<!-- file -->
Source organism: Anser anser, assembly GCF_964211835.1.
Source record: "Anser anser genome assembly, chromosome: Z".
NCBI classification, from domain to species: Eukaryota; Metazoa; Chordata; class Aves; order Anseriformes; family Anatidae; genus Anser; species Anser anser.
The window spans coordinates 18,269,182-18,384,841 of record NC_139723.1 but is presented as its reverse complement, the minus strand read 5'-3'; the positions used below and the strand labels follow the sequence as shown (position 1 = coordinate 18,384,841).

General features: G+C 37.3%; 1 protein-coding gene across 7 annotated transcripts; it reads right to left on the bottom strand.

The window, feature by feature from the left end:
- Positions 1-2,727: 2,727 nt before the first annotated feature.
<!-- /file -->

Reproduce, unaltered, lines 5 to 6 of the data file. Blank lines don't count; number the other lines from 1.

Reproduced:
General features: G+C 37.3%; 1 protein-coding gene across 7 annotated transcripts; it reads right to left on the bottom strand.

The window, feature by feature from the left end: